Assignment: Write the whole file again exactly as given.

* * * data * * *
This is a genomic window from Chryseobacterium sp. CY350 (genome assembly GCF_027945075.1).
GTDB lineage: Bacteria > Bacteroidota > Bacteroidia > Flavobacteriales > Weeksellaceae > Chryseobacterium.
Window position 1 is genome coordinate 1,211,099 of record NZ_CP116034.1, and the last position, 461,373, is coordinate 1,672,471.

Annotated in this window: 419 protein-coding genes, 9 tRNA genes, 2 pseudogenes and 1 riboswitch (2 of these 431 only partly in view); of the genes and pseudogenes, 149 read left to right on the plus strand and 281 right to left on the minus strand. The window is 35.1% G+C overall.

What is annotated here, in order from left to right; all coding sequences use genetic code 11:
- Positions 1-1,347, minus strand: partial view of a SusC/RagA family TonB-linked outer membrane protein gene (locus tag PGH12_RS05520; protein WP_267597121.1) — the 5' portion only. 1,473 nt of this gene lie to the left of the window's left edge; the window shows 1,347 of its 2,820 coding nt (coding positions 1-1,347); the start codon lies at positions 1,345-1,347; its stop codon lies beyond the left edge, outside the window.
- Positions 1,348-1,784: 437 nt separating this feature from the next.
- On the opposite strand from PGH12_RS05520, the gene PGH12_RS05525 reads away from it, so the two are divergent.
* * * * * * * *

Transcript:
This is a genomic window from Chryseobacterium sp. CY350 (genome assembly GCF_027945075.1).
GTDB lineage: Bacteria > Bacteroidota > Bacteroidia > Flavobacteriales > Weeksellaceae > Chryseobacterium.
Window position 1 is genome coordinate 1,211,099 of record NZ_CP116034.1, and the last position, 461,373, is coordinate 1,672,471.

Annotated in this window: 419 protein-coding genes, 9 tRNA genes, 2 pseudogenes and 1 riboswitch (2 of these 431 only partly in view); of the genes and pseudogenes, 149 read left to right on the plus strand and 281 right to left on the minus strand. The window is 35.1% G+C overall.

What is annotated here, in order from left to right; all coding sequences use genetic code 11:
- Positions 1-1,347, minus strand: partial view of a SusC/RagA family TonB-linked outer membrane protein gene (locus tag PGH12_RS05520; protein WP_267597121.1) — the 5' portion only. 1,473 nt of this gene lie to the left of the window's left edge; the window shows 1,347 of its 2,820 coding nt (coding positions 1-1,347); the start codon lies at positions 1,345-1,347; its stop codon lies beyond the left edge, outside the window.
- Positions 1,348-1,784: 437 nt separating this feature from the next.
- On the opposite strand from PGH12_RS05520, the gene PGH12_RS05525 reads away from it, so the two are divergent.